Title: The Kitchen Counter Cooking School
Author: Kathleen Flinn
Subject: Cooking, Food
Publisher: Viking Adult
Release date: September, 2011
Length: 304 pages
I got this book: From the publisher for review through NetGalley.
"The author of The Sharper Your Knife tells the inspiring story of how she helped nine others find their inner cook.
After graduating from Le Cordon Bleu in Paris, writer Kathleen Flinn returned with no idea what to do next, until one day at a supermarket she watched a woman loading her cart with ultraprocessed foods. Flinn's "chefternal" instinct kicked in: she persuaded the stranger to reload with fresh foods, offering her simple recipes for healthy, easy meals.
The Kitchen Counter Cooking School includes practical, healthy tips that boost readers' culinary self-confidence, and strategies to get the most from their grocery dollar, and simple recipes that get readers cooking."
I really enjoyed reading this book. It was fun to have a peek in the eating habits of the participants and to be able to follow all the changes they made throughout the course. In between the story there are snippets of information about healthy cooking. So not only the participants but also the readers gain the insights on how easy it can be to cook more healthy. In between chapters there are all kinds of easy and useful recipes and I am convinced that there is something to learn for everyone in this book. I do have to admit that I did skip two meat chapters because I couldn't read about how people cut up a chicken. I don't eat meat myself for the very reason that I know where the meat comes from and I don't need another lesson on that ;) I can recommend this book to all foodie book lovers and especially to the people who eat a lot of processed foods. This book is a great eye opener.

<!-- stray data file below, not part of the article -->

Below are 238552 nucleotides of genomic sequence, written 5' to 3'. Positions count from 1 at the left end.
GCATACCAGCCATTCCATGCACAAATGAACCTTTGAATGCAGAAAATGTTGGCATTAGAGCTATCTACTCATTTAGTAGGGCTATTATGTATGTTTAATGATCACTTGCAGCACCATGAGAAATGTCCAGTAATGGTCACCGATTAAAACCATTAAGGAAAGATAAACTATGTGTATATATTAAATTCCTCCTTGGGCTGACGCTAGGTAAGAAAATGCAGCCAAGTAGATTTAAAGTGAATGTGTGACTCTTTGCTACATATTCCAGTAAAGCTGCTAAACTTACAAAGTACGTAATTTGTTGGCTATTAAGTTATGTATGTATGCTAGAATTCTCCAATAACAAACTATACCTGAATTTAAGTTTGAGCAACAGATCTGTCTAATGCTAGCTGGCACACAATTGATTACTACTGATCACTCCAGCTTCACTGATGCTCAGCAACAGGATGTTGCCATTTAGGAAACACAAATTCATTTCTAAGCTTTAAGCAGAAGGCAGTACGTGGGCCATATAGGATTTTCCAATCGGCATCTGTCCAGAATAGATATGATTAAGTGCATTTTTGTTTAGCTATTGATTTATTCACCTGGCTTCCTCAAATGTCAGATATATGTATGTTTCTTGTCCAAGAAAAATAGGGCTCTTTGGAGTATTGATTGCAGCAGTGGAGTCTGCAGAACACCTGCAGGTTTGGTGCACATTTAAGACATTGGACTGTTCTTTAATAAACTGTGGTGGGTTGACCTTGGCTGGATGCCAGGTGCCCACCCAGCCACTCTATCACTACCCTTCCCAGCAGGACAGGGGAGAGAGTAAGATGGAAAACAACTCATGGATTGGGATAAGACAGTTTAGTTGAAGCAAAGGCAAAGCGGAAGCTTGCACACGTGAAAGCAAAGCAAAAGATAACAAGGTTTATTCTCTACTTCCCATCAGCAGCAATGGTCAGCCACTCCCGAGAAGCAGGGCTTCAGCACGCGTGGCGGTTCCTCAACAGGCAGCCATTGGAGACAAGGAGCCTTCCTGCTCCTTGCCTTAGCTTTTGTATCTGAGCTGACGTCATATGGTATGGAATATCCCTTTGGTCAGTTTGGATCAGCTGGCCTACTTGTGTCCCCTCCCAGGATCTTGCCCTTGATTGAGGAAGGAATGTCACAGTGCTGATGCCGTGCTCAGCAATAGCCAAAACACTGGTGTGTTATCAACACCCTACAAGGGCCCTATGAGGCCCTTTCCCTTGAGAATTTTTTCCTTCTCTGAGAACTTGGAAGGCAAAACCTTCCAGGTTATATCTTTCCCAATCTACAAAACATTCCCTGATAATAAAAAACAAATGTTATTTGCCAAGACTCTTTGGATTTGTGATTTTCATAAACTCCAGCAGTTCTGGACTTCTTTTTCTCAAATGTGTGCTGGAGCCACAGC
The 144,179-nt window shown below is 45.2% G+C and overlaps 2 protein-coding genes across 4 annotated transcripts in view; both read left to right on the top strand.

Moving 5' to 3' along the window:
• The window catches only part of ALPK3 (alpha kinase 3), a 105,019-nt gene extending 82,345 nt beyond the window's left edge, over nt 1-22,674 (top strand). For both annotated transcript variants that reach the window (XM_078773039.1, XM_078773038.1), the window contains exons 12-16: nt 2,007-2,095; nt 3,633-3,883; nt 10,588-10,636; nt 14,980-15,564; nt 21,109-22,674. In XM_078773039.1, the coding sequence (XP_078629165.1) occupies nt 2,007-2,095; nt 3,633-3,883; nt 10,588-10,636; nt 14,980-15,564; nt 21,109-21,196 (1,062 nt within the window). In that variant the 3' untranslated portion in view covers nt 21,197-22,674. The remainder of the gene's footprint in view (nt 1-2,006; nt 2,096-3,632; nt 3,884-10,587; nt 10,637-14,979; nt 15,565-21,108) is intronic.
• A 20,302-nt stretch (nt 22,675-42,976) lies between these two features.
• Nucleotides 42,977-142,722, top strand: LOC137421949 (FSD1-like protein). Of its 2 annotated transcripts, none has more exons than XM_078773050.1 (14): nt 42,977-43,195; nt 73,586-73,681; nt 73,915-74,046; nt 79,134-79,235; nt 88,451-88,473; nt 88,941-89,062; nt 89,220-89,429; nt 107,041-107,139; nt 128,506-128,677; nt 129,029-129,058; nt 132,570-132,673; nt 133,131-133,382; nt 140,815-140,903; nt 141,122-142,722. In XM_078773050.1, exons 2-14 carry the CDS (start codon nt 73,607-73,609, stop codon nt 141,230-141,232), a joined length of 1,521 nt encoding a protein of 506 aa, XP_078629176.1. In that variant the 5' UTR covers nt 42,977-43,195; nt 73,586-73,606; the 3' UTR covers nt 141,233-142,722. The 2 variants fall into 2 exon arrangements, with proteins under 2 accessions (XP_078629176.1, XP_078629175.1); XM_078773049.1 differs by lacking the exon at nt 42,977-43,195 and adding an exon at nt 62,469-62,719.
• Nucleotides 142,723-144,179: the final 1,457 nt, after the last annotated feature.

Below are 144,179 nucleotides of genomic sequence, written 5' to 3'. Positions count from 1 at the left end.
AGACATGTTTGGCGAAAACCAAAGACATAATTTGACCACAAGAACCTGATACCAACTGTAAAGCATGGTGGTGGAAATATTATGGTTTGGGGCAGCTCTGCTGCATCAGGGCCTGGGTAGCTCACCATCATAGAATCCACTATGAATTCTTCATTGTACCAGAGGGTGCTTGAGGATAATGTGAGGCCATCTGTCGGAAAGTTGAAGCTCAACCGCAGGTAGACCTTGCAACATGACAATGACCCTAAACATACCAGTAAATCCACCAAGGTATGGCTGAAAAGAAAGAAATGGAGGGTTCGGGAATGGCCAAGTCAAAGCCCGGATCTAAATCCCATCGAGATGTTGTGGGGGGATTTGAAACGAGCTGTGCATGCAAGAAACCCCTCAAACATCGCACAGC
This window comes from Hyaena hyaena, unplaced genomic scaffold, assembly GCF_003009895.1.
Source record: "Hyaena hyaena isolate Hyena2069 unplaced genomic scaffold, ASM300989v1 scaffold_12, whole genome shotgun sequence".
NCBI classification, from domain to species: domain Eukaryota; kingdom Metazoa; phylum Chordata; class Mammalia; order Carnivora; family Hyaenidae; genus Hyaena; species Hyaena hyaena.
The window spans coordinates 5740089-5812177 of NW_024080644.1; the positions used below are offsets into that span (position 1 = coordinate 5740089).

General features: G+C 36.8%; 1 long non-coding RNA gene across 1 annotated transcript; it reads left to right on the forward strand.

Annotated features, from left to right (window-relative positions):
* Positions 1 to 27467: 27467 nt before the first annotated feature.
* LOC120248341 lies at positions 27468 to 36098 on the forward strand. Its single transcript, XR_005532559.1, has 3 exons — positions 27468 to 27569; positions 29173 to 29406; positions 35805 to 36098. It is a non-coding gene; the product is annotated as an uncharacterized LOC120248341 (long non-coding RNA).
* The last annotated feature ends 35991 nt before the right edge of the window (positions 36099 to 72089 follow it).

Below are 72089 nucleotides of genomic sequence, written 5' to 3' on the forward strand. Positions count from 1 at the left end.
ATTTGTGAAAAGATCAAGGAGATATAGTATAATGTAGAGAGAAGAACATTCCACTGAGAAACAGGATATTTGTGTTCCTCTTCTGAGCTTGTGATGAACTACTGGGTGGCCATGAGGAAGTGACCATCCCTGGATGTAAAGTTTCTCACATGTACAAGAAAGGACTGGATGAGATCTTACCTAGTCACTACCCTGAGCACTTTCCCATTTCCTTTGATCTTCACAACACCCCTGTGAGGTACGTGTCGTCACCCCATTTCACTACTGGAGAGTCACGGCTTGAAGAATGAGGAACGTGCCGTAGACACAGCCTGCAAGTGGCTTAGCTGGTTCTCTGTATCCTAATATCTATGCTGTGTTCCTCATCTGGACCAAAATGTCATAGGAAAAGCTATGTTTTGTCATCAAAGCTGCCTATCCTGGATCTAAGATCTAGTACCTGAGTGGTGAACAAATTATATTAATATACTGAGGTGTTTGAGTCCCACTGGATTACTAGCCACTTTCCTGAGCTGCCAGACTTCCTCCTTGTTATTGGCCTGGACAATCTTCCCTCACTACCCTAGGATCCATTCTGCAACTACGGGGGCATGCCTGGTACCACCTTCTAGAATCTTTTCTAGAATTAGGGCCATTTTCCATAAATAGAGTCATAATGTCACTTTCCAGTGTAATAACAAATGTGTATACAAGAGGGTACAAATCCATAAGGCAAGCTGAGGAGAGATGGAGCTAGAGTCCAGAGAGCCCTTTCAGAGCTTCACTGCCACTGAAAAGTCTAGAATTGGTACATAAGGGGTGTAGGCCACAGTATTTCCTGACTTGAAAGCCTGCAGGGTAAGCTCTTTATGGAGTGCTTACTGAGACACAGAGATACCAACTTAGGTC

I really liked it!
Judith: Did the book inspire you to cook more healthily?
Uniflame: I am not sure if I can call it more healthy because I
already cook out of the box on most occasions, but I do want to expand
what I am doing even further, thanks to some new information in the
Judith: Do you think the women in the book are representative for the
women in our own country (the Netherlands) or do we generally cook
healthier than them?
Uniflame: Yes and no. I do see more and more people cooking from boxes
because they don't know how to make their own pasta sauce but here the
counter movement is already on it's way. I do still think that
families eat more whole foods because of our potato, vegetable, meat
culture but that students and singles live more on processed foods
because that is easier. I think we are right in the middle of the
battle between companies are advertising processed foods at the moment
and the counter movement of eating healthier. It is a bit of a mess
currently in the Netherlands.
Judith: Was there something that surprised you in the book, something
that you had no idea about?
Uniflame: The thing that keeps surprising me when I read certain
American foodie books, is that people can live on their own for so
many years without being able to cook. That fact isn't so common in
the Netherlands. While this fact isn't new to me, it amazes me again
and again. Another thing is the fact that people often don't really
know how food is made. To me it seems rather impossible not knowing. I
don't mean anything bad by this at all, it is just such a huge difference
in our food culture.
Purchase links: Amazon
Other reviews: Leeswammes, Beth Fish Reads
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This review is part of Weekend Cooking, a weekly meme on everything food related. Please check out the other posts as well.